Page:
June 11, 2016
Cancer is everywhere these days, it seems, and much of it is attributable to our modern lives: It is found in the foods we eat, caused by the devices we use and is ever present in the air we breathe.
And now, it seems, it is even in our toothpaste – a brand you may be using without even knowing it is likely carcinogenic.
As reported by Newsweek, the ingredient is a germicide known as triclosan, which is found in Colgate Total, a much-used brand manufactured by Colgate-Palmolive. Marketed since 1997, the company says it is the “only toothpaste approved by the FDA to help fight plaque and gingivitis” – which it does by lathering your teeth with triclosan.
That claim is at least half true, because no other toothpaste being sold in the U.S. contains the ingredient, although it is found in a number of antibacterial soaps and cosmetics as well. But triclosan’s bacteria-fighting ability is what has raised concerns recently about the safety of Colgate Total, as well as whether the Food and Drug Administration allowed it onto the market without paying heed to warnings regarding triclosan (as if that would be a first for the FDA).
“110 percent marketing”
For it’s part, the company is defending its product. On the Colgate Total website, the company falls back on the fact that it’s ingredient has been approved as “safe” by the FDA, adding:
Colgate recognizes the importance of continuous scientific study. We conduct research, publish papers, and actively participate in expert symposia on an ongoing basis. We closely investigate all new information.
We remain confident that ongoing independent reviews will continue to add to the substantial body of research that affirms the effectiveness and safety of triclosan in Colgate Total toothpaste.
Others are not so inclined to agree, however, mostly because of its association with causing cancer and antibiotic-resistant superbugs.
As reported by Newsweek:
First used in the 1970s in hospitals, it has since become a widespread antimicrobial agent. Not only is triclosan present in Colgate Total and many household soaps, but it can also be found in coolers, odor-protected shoes and makeup, according to Mae Wu, a lawyer with the Natural Resources Defense Council. She says that triclosan is “all over the place,” even if, as she notes, we had “been doing fine without it” for several centuries of human-microbial cohabitation of the planet.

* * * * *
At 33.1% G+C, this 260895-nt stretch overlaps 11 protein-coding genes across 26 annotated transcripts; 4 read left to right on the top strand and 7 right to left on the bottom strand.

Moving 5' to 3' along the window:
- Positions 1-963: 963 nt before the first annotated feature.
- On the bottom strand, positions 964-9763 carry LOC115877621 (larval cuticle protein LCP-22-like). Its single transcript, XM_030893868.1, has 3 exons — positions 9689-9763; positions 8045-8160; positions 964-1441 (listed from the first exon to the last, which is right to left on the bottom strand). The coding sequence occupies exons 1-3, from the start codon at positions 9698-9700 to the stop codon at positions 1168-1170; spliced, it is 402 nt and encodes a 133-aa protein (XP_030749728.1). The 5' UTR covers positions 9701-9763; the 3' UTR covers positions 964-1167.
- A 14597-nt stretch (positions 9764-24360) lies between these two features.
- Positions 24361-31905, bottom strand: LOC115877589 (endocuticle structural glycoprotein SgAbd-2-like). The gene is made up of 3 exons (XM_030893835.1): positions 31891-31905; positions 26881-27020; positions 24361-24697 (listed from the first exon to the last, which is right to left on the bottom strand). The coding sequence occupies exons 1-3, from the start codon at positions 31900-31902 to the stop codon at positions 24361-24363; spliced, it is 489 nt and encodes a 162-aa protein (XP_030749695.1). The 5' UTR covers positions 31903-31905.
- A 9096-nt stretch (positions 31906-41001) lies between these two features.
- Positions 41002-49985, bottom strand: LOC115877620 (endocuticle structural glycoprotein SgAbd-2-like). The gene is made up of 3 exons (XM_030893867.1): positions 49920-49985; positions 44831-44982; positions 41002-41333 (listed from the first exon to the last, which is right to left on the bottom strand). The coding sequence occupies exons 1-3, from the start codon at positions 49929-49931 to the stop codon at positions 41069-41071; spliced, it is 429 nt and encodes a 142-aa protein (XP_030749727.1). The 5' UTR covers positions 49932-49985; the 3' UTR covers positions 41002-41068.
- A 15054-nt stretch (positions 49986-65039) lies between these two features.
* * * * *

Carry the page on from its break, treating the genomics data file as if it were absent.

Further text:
“Triclosan is 110 percent marketing,” says Michael Osterholm, who heads the Center for Infectious Disease Research and Policy at the University of Minnesota.
FDA won’t come out and call it dangerous
Osterholm helped Minnesota become the first state to ban nearly all uses of triclosan. He noted that the substance had been replaced by better, safer antimicrobial agents, and that Procter & Gamble was now advertising its popular Crest toothpaste as being “100% triclosan free.”
That could also be a marketing gimmick, but it is one that is likely to make more people ask if more products they use around the house also contain the compound, which would force Colgate to do something about it.
“They understand that the public is getting this,” Osterholm says of the Crest claim.
“Triclosan isn’t an essential ingredient in many products,” Dr. James M. Steckelberg of the Mayo Clinic wrote. “While triclosan added to toothpaste has been shown to help prevent gingivitis, there’s no evidence that antibacterial soaps and body washes containing triclosan provide any extra benefits, according to the Food and Drug Administration.”
The FDA, meanwhile, says on its website that soaps containing antibacterial agents like triclosan have not been “any more effective at preventing illness than washing with plain soap and water.” But the agency stops far short of calling triclosan a danger and only suggests that consumers think about buying a different product.